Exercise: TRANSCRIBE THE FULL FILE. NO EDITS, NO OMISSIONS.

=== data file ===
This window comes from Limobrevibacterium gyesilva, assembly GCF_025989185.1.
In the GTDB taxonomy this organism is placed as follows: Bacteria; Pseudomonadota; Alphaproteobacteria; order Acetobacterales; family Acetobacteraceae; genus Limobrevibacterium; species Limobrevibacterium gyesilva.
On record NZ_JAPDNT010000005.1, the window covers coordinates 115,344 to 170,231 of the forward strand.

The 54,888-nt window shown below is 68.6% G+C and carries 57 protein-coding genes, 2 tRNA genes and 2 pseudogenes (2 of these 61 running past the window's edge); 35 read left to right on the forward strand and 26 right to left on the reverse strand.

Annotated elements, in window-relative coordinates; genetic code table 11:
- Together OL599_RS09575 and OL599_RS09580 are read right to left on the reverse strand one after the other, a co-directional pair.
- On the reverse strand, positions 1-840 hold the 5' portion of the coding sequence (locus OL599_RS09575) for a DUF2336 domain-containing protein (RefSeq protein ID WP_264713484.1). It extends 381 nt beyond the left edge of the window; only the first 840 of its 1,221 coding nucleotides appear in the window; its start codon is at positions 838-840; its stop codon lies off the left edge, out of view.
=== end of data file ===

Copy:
This window comes from Limobrevibacterium gyesilva, assembly GCF_025989185.1.
In the GTDB taxonomy this organism is placed as follows: Bacteria; Pseudomonadota; Alphaproteobacteria; order Acetobacterales; family Acetobacteraceae; genus Limobrevibacterium; species Limobrevibacterium gyesilva.
On record NZ_JAPDNT010000005.1, the window covers coordinates 115,344 to 170,231 of the forward strand.

The 54,888-nt window shown below is 68.6% G+C and carries 57 protein-coding genes, 2 tRNA genes and 2 pseudogenes (2 of these 61 running past the window's edge); 35 read left to right on the forward strand and 26 right to left on the reverse strand.

Annotated elements, in window-relative coordinates; genetic code table 11:
- Together OL599_RS09575 and OL599_RS09580 are read right to left on the reverse strand one after the other, a co-directional pair.
- On the reverse strand, positions 1-840 hold the 5' portion of the coding sequence (locus OL599_RS09575) for a DUF2336 domain-containing protein (RefSeq protein ID WP_264713484.1). It extends 381 nt beyond the left edge of the window; only the first 840 of its 1,221 coding nucleotides appear in the window; its start codon is at positions 838-840; its stop codon lies off the left edge, out of view.